Due to the nature (if you will) of the show, part of the "allure" is in the powers of the characters at play. The problem is that, in order for the viewers to understand the mutations, a considerable amount of literal narration and time is spent on discussing what animals the humans are using. More often than not, it occurs during the fights themselves. Meaning, besides the story telling already being as choppy as it is, what the anime puts on a pedestal also succumbs to the same choppy issues. The mutations may have ties to the characters' pasts, but the inelegance of their incorporation within the story leaves much to be desired.
Terra Formars maintains a rather mature look throughout the season. The characters themselves are usually well defined, with sharp lines and contours for the faces and throwbacks to the actual animals they are portraying. The same can't be said for the environments. The vast majority of the locations are usually just rocky terrain and boring to look at, with almost zero variety. As for the enemies, CG is used for the cockroaches when a large amount of them are on screen at once. It can be a little off-putting at first, but over time one gets used to seeing them in that state.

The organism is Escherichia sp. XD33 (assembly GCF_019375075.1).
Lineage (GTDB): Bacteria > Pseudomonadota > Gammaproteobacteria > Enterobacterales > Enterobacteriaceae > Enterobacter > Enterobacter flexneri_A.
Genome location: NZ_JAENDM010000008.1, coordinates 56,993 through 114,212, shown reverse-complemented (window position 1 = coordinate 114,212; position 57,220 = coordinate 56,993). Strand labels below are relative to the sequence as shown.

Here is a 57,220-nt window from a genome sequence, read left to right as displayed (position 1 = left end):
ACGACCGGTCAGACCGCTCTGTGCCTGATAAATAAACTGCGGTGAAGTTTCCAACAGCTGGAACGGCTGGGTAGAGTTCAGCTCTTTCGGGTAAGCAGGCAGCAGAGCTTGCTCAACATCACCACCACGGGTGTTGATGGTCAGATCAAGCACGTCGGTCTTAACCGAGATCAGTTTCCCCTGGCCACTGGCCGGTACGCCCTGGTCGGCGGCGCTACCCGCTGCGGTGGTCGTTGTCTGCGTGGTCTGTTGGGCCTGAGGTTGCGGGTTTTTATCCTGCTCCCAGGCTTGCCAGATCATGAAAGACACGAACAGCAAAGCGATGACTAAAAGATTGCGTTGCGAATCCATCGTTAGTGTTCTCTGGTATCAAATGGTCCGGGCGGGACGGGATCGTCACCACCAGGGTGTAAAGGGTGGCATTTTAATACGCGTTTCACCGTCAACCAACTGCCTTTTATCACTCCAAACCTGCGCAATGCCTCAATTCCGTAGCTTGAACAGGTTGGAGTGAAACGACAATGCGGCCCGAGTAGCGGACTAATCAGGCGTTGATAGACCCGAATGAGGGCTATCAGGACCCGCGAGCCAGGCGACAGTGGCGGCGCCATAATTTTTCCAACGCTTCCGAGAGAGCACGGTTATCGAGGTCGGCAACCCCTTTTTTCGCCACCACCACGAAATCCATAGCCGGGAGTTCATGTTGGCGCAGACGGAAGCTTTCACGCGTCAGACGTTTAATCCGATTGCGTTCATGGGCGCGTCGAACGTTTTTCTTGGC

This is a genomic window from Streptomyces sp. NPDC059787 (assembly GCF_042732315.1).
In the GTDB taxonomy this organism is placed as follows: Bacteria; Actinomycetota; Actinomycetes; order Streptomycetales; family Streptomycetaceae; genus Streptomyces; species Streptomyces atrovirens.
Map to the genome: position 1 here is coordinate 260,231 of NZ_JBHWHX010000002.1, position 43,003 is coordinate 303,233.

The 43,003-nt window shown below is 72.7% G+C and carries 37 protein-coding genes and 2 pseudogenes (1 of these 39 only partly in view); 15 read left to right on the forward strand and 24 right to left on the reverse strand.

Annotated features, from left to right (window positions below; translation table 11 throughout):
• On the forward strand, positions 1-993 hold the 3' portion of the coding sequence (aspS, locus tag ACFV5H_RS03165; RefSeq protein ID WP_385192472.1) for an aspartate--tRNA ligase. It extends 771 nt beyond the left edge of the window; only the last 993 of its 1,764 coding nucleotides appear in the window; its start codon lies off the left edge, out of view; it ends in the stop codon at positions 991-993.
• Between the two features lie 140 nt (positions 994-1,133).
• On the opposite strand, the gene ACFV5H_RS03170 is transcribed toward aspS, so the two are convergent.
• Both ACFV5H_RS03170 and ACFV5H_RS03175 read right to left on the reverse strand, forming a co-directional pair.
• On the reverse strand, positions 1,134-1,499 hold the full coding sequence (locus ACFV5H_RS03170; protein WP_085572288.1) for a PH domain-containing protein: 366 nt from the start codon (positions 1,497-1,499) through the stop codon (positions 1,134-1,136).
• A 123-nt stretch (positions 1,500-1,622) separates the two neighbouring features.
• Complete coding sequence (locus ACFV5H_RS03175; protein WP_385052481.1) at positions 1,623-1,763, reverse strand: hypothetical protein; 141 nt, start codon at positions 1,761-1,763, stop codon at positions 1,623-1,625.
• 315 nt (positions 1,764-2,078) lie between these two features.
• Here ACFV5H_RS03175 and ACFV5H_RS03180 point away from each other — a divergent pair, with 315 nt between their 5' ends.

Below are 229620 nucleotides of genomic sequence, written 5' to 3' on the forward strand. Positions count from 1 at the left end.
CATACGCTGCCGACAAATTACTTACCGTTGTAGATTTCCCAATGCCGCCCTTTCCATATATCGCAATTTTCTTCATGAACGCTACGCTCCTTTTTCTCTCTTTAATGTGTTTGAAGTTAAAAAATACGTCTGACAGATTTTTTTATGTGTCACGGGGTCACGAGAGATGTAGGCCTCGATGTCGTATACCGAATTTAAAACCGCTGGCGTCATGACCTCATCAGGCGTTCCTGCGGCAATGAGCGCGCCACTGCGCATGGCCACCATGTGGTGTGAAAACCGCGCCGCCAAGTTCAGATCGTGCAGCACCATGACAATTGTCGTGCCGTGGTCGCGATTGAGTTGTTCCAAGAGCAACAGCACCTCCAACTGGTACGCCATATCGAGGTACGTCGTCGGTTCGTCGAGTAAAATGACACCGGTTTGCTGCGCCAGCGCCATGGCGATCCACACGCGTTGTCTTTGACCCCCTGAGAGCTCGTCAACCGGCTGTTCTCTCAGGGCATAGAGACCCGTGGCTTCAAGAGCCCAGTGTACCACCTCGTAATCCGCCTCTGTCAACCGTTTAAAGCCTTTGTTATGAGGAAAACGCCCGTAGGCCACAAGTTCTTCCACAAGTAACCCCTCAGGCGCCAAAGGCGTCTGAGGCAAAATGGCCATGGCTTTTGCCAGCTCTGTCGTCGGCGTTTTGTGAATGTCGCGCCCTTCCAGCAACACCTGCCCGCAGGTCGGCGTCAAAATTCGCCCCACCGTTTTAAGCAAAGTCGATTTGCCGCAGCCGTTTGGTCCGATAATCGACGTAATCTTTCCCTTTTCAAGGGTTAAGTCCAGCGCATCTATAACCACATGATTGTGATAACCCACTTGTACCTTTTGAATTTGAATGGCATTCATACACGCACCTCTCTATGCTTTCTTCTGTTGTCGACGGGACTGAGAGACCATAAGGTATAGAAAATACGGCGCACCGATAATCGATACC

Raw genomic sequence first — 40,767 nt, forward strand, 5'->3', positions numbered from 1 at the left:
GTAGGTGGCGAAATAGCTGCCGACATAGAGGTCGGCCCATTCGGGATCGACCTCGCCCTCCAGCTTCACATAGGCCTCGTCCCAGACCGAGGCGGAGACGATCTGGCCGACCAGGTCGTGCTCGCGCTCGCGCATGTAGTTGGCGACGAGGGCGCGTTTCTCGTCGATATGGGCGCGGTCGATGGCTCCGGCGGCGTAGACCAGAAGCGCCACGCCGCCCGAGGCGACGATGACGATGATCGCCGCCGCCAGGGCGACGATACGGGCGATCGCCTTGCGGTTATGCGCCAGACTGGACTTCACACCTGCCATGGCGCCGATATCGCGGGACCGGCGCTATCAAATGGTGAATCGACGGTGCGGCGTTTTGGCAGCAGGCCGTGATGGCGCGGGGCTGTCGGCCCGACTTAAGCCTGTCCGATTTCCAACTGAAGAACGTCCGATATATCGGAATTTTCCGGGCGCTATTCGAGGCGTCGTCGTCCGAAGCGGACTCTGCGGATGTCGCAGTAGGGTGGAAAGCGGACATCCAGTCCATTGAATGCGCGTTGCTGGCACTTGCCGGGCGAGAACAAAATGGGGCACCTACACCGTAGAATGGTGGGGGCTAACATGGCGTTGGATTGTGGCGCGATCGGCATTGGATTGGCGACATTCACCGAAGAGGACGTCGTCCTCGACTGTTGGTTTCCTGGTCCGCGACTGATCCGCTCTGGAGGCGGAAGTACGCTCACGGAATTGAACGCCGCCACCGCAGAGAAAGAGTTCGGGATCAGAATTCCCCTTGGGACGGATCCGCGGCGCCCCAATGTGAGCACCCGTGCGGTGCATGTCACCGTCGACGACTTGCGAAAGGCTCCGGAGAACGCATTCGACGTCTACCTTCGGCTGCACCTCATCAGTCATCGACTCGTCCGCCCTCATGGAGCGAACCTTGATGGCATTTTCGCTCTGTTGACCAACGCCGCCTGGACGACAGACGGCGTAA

Actual animation suffers a bit, unfortunately. Not only do there exist a lot of still frames and only mouth movements for many of the characters during dialogue, but many of the fights contain little choreography. Coupled with the fact that the majority of the battles contain zoomed in shots or little animation, the core element of the anime is a major letdown across the board.
The anime can be watched either censored or uncensored, but it is not worth it to see with the former in place. The censorship present when active makes many of the scenes completely impossible to watch, once again impeding the anime's shtick (very violent killings).
Putting it rather bluntly, the entire cast is unmistakably bad. It's only saving grace is that there exists a single character who, without him, would render everyone as forgettable. I'll start with the bad and work towards the (only) good.